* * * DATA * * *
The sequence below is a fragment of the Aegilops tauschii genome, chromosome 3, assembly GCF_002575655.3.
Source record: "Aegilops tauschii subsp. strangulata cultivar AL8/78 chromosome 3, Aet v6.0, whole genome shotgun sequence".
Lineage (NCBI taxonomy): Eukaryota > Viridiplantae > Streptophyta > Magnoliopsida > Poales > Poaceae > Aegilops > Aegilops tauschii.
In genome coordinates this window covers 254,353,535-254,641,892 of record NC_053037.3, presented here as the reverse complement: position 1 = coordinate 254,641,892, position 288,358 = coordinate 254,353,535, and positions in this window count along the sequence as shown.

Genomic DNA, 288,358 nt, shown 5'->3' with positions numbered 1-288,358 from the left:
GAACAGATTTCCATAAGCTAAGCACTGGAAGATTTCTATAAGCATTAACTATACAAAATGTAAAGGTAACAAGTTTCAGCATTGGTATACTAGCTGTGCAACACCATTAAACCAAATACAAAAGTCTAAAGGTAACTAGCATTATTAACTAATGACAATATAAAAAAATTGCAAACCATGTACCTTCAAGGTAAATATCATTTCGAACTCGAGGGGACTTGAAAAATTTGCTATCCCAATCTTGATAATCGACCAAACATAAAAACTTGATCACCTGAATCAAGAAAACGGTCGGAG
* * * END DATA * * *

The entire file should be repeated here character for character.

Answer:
The sequence below is a fragment of the Aegilops tauschii genome, chromosome 3, assembly GCF_002575655.3.
Source record: "Aegilops tauschii subsp. strangulata cultivar AL8/78 chromosome 3, Aet v6.0, whole genome shotgun sequence".
Lineage (NCBI taxonomy): Eukaryota > Viridiplantae > Streptophyta > Magnoliopsida > Poales > Poaceae > Aegilops > Aegilops tauschii.
In genome coordinates this window covers 254,353,535-254,641,892 of record NC_053037.3, presented here as the reverse complement: position 1 = coordinate 254,641,892, position 288,358 = coordinate 254,353,535, and positions in this window count along the sequence as shown.

Genomic DNA, 288,358 nt, shown 5'->3' with positions numbered 1-288,358 from the left:
GAACAGATTTCCATAAGCTAAGCACTGGAAGATTTCTATAAGCATTAACTATACAAAATGTAAAGGTAACAAGTTTCAGCATTGGTATACTAGCTGTGCAACACCATTAAACCAAATACAAAAGTCTAAAGGTAACTAGCATTATTAACTAATGACAATATAAAAAAATTGCAAACCATGTACCTTCAAGGTAAATATCATTTCGAACTCGAGGGGACTTGAAAAATTTGCTATCCCAATCTTGATAATCGACCAAACATAAAAACTTGATCACCTGAATCAAGAAAACGGTCGGAG